• Kīpuka Kuleana | Partners

    Partners He Wahi Mahalo Mahalo to all the individuals, community partners, and organizations who help support our work. Aloha Collection Common Ground Hawaiʻi People's Fund LiKEN: Livelihoods Knowledge Exchange Network Kapaʻa Ship, Print & Storage Dr. Mehana Vaughan, UH Mānoa Native Voices Rising National Science Foundation

  • Kīpuka Kuleana | Aʻo- Education and Research

    AʻO Education and Research We enhance connections to ʻāina through education Lead cultural field trips with local schools, an annual summer program for keiki (children) and ʻōpio (youth), college courses, workshops, and trainings for community learners of all ages. ​ Center stories, place names, land-use history, policy, and ecology of particular ʻāina while building capacity to care for these places across generations. 20150306_140553 _DSC0329_rv _DSC0250_rv 20150306_185908 _DSC0357_rv We assist families, community groups, landowners, and government agencies with cultural, historic, and archival lands research to aid in the care and protection of ʻāina today Specialize in māhele and kuleana records, translation, place names, archival maps, historic images, land-use plans, and analysis to support policy reforms. ​ ​ Train people to conduct needed archival ʻāina research on their own. ​ ​ Build a community archive of Kauaʻi lands, cultural practices, and ʻike (knowledge) to guide future restoration, caretaking, education, and governance. Projects and Resources (W)Anini Project A project to increase historical and cultural understanding of the past and present-day Wanini (Anini) area ʻĀpana ʻOhana Five-part workshop series in partnership with Huliauapaʻa and OHA in 2020 focused on maintaining kuleana and ʻohana heir lands Resources

  • Kīpuka Kuleana | Protection Of Cultural Landscapes

    KīPUKA KULEANA Perpetuating kuleana to place through protection of cultural landscapes and family lands This place will feed you, if you know how to take care of it. - Young Hāʻena Fisherman, 2009 On Kauaʻi, long-time families are losing connections to ancestral lands due to escalating land values, rising taxes, restricted access, development pressure and other challenges that threaten identity and perpetuation of cultural practice across generations. ​ ​ Established in 2018, Kīpuka Kuleana is a 501(c)(3) Hawaiʻi nonprofit organization and community land trust that protects ancestral lands under threat and revitalizes relationships between people and ʻāina (lands and waters) on Kauaʻi. ​ We strive to grow kīpuka (places of community caretaking and cultural restoration) grounded in kuleana (responsibility) in every ahupuaʻa (traditional land division from mountain to sea) on Kauaʻi. Vision Kupa ʻāina ʻohana (long-time families) continue to thrive in, share the history and practices of, and care for every ahupuaʻa (traditional land division from mountain to sea) on Kauaʻi. Mission ​Perpetuating kuleana, ahupuaʻa-based natural resource management and connection to place through protection of cultural landscapes and family lands.

  • Kīpuka Kuleana | Hoʻomalu- Policy and Protection

    Hoʻomalu Policy and Protection We work with the government on policies to protect ʻohana and their lands We collaborate on county and state level policy to codify protections of ancestral lands. ​ ​We educate new landowners about the ʻāina under their protection, while discouraging the sale and development of vulnerable properties. ​ We work to promote contemporary models of relationships to place based on kuleana. 1/4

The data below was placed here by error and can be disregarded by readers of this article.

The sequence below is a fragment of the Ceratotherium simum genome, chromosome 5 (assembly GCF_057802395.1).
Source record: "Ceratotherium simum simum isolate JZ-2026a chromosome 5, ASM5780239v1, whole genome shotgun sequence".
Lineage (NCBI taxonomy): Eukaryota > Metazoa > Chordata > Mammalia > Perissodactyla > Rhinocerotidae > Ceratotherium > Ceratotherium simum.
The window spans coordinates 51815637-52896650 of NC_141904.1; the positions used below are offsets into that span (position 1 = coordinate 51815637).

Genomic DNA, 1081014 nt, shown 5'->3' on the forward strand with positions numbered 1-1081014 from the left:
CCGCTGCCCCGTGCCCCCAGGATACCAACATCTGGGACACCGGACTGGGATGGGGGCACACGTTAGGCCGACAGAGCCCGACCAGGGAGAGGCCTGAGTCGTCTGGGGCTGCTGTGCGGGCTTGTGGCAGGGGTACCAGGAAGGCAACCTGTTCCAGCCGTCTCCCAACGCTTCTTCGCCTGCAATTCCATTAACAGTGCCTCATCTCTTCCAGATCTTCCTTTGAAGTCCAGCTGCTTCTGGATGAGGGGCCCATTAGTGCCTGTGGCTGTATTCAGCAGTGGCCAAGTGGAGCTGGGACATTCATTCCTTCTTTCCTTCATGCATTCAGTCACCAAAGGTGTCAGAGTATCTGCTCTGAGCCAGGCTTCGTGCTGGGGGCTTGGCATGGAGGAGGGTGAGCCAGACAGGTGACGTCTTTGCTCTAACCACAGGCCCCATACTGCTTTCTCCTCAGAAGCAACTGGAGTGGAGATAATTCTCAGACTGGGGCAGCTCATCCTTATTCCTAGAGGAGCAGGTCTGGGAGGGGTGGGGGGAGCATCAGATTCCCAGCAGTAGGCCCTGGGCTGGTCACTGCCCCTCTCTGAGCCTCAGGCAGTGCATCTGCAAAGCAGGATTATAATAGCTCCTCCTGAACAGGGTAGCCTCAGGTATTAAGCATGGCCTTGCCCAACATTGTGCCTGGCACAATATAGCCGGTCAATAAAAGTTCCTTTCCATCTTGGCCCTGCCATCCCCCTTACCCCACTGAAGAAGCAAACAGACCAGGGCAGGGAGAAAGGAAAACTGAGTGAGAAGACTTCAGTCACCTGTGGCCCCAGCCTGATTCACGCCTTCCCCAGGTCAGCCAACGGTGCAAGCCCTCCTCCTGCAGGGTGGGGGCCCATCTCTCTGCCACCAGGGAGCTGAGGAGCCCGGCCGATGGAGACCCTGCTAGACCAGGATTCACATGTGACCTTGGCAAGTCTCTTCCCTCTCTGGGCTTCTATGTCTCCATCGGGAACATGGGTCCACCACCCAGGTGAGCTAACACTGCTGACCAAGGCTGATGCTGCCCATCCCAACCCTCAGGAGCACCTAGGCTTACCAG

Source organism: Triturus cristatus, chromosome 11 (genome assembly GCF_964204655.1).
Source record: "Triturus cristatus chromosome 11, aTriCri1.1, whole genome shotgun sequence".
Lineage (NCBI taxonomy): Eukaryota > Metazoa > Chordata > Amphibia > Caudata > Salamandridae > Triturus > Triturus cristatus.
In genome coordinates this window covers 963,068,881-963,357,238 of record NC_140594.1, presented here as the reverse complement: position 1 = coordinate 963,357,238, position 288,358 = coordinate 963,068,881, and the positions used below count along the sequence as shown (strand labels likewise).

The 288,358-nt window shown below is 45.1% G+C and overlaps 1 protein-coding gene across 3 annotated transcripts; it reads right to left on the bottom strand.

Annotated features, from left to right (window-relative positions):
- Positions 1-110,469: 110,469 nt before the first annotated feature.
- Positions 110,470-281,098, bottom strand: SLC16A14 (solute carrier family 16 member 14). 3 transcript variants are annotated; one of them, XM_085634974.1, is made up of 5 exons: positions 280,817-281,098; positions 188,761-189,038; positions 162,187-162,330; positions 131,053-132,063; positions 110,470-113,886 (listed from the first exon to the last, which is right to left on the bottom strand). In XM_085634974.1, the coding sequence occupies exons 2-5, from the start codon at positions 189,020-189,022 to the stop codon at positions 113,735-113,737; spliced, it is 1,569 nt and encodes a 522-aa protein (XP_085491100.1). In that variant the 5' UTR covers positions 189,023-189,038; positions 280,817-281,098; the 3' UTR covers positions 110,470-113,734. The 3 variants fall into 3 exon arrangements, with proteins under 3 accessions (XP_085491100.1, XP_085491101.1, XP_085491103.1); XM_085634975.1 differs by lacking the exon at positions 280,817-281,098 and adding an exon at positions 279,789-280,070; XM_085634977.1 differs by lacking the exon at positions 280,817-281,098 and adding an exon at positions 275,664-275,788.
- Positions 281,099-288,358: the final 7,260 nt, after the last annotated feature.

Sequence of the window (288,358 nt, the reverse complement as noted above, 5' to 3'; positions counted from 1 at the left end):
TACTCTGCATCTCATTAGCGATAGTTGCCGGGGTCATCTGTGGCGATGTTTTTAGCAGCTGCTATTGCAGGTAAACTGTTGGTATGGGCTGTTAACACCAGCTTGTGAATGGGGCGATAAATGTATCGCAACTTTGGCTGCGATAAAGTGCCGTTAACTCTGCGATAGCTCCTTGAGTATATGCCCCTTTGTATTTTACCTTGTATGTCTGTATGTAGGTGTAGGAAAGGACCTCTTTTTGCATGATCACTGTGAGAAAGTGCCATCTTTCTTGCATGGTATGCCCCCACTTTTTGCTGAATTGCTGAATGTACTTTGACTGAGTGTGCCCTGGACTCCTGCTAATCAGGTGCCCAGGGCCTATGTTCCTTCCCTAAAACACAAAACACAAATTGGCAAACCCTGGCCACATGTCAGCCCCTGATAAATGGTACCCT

• Kīpuka Kuleana | Accomplishments

    Accomplishments Education Conducted twenty field trips to share the ecology, history and culture of ahupuaʻa on the north-east coast of Kauaʻi, to students and teachers from preschool to graduate school. Hosted a workshop on family lands in December of 2016, attended by 40 individuals. The workshop included presentations on family land trusts, tax breaks, resources to conduct geneaology and lands research. Speakers included lawyers, staff from Hawaiian Islands Land Trust, Hawaiian language and lands researchers, and an expert from North Carolina who spoke on models used in other parts of the U.S. to protect family and heir properties. Participant evaluations were overwhelmingly positive (95% of respondents rated the workshop educational and useful, with 100% saying such programs are important to the community, and expressing interest to participate in the future). We aim to hold another workshop in early 2018. Acquisitions Facilitated the purchase of family lands in Kalihiwai belonging to the Pānui ʻohana in the summer of 2017. The family lost their great great grandmotherʻs land, where they had grown up for generations, to a forced partition auction in 2015. It was purchased by a real estate firm and put up for sale. A conservation buyer was identified to purchase the property from the firm. The conservation buyer and family members are actively working to arrange an owner-financed buy back, and establishment of a family trust so that the land will remain with the family in perpetuity. A stewardship agreement and right of entry are being negotiated so the family can continue to care for and use the land. Funding The team obtained a $310,000 National Science Foundation, Science Engineering and Education for Sustainability Grant in 2012, which just ended in 2017. Grant applications were submitted to the Office of Hawaiian Affairs and Native Voices Rising in 2017. Stewardship Team members have initiated four separate clean-ups of coastal sites in area ahupuaʻa, engaging over 100 volunteers, many students, in hauling out truckloads of trash. Assistance Since 2016, members of the project team have assisted seven different families facing loss of their ancestral lands. Team members have provided research assistance including land records, genealogy tracing and, translation of deeds written in Hawaiian. They have also helped families to set up tax payment plans, and connected them to legal advice and meetings with professionals willing to help them set up trusts etc. at low cost. Education Aquisitions Back to top